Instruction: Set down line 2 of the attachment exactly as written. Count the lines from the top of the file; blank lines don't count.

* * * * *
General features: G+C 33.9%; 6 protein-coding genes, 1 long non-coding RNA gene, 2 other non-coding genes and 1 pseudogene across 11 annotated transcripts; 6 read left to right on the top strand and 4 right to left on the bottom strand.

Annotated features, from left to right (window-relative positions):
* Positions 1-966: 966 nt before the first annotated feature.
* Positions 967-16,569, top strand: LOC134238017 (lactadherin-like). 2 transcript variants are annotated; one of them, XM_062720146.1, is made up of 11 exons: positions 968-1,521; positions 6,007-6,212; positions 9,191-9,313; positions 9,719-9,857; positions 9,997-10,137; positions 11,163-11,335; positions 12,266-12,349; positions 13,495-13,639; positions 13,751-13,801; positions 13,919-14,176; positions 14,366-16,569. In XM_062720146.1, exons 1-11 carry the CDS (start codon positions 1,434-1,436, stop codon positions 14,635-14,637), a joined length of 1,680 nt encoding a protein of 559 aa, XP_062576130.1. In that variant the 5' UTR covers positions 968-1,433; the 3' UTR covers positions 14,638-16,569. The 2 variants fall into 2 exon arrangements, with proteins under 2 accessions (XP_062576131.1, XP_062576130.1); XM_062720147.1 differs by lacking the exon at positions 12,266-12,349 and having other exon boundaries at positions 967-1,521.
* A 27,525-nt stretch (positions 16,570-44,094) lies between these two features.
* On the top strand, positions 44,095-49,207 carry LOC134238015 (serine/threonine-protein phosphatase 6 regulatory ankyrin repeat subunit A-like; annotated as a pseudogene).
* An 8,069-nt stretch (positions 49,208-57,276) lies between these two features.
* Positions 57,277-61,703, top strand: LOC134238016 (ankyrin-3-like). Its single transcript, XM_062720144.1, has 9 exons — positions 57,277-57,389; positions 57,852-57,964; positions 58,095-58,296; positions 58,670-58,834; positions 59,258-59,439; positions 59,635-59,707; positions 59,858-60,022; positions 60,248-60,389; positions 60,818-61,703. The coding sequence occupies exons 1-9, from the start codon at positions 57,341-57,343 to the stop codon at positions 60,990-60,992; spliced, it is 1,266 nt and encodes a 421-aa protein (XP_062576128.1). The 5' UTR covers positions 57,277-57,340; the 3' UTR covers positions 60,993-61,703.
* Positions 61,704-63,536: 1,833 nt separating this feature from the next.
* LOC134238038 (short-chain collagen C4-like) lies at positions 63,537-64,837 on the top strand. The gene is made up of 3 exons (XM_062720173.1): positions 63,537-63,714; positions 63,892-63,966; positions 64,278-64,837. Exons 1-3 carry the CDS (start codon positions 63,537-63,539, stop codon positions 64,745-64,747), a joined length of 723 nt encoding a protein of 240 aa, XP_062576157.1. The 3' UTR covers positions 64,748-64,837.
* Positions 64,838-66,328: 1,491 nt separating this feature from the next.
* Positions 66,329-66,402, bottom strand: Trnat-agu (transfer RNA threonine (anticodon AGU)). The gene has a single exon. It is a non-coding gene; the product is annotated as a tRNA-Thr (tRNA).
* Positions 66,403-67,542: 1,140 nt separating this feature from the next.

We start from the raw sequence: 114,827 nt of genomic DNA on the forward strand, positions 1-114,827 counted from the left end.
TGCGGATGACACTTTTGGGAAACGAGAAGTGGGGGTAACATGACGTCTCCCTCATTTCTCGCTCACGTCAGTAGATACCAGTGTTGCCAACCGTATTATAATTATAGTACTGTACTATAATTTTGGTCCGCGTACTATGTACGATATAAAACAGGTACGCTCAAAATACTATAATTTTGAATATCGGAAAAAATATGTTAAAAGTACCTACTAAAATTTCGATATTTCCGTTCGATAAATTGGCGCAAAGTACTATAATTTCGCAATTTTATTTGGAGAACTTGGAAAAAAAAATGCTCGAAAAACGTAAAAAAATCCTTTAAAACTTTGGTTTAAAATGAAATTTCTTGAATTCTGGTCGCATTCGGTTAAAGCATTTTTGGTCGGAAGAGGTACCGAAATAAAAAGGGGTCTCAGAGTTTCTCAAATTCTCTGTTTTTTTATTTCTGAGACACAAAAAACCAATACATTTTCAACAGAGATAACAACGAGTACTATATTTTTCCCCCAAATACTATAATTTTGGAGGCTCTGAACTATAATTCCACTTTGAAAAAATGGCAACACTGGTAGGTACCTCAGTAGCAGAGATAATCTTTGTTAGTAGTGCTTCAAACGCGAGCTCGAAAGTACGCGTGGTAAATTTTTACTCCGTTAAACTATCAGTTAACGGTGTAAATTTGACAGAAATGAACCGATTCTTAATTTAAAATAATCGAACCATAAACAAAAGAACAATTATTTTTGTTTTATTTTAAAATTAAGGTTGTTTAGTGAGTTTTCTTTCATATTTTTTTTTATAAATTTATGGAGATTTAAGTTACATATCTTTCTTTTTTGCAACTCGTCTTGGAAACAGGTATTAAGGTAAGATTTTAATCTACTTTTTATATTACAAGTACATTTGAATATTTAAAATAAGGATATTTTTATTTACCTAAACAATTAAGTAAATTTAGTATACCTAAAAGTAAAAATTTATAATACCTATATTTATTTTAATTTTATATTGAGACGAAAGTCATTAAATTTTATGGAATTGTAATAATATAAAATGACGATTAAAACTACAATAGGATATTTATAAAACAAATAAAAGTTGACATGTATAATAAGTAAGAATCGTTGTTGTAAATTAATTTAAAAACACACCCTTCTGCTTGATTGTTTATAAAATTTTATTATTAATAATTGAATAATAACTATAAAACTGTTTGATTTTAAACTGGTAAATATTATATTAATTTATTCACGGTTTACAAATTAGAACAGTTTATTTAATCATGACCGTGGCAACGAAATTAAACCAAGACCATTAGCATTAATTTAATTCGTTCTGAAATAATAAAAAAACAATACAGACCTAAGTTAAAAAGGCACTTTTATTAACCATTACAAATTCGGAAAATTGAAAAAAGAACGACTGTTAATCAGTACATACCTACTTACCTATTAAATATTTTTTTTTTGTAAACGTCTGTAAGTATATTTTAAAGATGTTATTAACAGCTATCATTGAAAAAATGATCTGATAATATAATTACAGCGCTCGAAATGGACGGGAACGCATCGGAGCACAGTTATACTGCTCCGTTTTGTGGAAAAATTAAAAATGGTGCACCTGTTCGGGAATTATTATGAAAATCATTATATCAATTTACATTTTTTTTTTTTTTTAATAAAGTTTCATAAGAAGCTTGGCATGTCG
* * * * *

Annotated features, from left to right (window-relative positions):